In business, you don't fight with market trend. Pentax followed the footstep and introduced their Ka-Mount. The model Super program and Super A in 1984 was the first two that offered full fletch multi-mode automatic exposures. Among the top five in Japan, only Olympus never changed and upgrade their Zuiko lens mount, but despite that - Program AE mode is usable on models that have that feature, except the Shutter Priority AE.
The Nikon FA was officially discontinued in 1989. This has made the Nikon FA even more appealing in the used market. To be fair, Nikon did all followers a big favour by retaining the F-mount for their autofocus cameras. There were consideration to maintain backward compatibility. As ALL AF-Nikkor lenses are AI-S in nature. There should not have any problems mounting any of those new AF lenses on your FA. It has given you another reason to grab one as your backup body. This is one of the two Nikon bodies that can use the Matrix metering with any AI lenses. Its 'advanced' features are very much straight forward compared with today's confusing LCD displayed function. It is definitely command a strong candidate for a perfect start off camera. Oh... I have been offered a used but mint condition FA for RM200-00 cheaper than the FE2. Reason given by the shop asssistant: "It needs AI-S lenses to work and it has been here at the shelf for the last one and a half year !" I bought it and took quite a number of shots for the construction of this site. To get yourself familiarize with the FA, use the main reference map for the body and try to memorise the keywords in operational control and go to the next section. (As at 25th Nov 1998, US$1-00=RM3.80 under the Fixed Currency Exchange Rate).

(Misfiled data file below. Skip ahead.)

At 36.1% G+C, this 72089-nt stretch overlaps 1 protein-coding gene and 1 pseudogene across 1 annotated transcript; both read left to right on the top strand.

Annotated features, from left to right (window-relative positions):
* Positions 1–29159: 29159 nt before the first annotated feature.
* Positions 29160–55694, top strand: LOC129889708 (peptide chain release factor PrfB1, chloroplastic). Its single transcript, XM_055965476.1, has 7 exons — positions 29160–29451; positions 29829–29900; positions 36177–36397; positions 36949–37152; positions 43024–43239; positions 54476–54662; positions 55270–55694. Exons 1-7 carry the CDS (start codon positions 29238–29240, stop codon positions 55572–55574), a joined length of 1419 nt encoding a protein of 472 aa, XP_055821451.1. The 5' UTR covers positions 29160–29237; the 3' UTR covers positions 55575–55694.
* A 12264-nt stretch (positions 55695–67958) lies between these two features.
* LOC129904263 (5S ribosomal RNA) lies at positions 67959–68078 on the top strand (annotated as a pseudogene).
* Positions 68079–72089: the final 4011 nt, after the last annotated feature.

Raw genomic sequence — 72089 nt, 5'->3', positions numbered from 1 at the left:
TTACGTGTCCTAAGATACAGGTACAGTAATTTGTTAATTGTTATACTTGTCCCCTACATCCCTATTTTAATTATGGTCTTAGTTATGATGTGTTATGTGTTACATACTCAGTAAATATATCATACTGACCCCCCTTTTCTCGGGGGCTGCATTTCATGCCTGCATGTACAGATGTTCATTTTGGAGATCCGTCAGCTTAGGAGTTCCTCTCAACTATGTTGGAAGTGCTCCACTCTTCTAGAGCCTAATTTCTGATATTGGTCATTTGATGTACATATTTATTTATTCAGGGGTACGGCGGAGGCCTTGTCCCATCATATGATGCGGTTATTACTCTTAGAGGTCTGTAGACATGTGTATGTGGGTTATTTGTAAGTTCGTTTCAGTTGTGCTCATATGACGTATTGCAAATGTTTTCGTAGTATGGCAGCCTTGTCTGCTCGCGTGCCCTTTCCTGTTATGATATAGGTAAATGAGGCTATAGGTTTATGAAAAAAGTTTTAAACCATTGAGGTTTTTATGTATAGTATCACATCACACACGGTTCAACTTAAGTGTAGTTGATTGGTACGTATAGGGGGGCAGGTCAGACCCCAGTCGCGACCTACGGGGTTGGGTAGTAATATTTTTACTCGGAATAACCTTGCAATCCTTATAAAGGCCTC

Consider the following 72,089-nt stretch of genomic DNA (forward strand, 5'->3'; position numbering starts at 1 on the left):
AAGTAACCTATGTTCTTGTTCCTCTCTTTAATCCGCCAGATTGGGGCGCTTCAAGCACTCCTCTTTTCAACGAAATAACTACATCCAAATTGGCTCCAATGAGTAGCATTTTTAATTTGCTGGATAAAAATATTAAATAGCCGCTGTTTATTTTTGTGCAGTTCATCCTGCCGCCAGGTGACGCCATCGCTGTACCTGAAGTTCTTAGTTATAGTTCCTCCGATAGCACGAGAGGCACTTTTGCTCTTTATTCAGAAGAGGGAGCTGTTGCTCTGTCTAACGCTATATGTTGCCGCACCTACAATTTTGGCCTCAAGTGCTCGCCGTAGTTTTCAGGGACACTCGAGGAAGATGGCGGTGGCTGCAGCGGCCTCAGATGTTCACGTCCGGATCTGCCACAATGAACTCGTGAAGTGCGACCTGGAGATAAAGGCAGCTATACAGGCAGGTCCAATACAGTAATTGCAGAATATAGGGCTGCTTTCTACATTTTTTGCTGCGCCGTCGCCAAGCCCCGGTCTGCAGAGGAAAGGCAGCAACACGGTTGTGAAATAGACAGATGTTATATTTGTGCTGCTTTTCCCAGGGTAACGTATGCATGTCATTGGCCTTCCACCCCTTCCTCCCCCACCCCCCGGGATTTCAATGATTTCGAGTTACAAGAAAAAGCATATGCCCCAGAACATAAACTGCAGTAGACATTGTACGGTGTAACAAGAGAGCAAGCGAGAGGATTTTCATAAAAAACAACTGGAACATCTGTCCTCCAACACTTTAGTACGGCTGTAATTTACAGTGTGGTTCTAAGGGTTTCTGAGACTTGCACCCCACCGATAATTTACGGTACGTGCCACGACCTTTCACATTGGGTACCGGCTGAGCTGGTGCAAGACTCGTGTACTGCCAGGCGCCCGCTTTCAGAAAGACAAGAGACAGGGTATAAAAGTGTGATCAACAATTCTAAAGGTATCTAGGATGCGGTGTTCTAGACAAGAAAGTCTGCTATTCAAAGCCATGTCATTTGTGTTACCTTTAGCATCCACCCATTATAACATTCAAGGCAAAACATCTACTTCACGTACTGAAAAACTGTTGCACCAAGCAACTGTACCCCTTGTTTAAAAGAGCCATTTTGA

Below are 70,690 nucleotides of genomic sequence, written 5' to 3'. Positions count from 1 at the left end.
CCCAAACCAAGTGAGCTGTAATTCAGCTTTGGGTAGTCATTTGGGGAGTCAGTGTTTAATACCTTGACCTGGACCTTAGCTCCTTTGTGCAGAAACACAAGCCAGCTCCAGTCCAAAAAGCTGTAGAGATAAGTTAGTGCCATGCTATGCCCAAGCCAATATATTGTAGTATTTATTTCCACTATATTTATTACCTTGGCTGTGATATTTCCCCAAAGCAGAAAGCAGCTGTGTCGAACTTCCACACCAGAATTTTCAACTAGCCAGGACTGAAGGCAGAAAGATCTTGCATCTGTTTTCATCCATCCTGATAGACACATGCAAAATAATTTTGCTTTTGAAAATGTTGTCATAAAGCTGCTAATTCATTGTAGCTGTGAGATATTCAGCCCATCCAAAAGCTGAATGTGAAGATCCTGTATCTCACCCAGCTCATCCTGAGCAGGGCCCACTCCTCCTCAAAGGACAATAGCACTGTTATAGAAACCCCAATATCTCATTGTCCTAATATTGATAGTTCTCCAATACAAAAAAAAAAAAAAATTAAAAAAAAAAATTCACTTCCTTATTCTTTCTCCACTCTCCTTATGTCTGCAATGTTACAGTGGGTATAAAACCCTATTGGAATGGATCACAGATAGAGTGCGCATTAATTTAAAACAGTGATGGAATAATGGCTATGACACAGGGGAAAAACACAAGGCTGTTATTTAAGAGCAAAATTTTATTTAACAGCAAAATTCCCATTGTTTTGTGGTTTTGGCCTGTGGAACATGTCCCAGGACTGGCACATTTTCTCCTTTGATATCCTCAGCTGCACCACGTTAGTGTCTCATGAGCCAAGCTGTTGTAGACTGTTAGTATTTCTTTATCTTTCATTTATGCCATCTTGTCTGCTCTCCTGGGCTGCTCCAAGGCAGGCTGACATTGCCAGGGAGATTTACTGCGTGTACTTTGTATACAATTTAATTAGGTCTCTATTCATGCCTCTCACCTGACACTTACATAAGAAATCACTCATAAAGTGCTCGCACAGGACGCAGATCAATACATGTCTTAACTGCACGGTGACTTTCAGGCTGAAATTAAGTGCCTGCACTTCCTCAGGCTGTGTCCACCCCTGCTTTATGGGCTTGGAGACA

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| Back | to Main Index Page of Nikon FA
Camera Instruction Manual - HTML | PDF (1.4 MB)
Main Reference Map for Body - HTML | PDF (731k)
Specifications - HTML | PDF (245k)
Other Technical Issues: Part I | Part II
The AI-S Nikkors (related info | TTL OTF Flash Metering | Interchangeable Focusing Screens. The MD-15/MD12/MD11 Motor Drives | 3rd party Power Winder (new) | Flash Units -SB-16 | SB-15 | SB-10 | SB-16B & Other Options | Databacks | Titanium Shutter | Variation : Mr Y K Wong from Singapore contributing 11 images of his Nikon FA GOLD
| Nikon FM series | Nikon FE series | Nikon FA |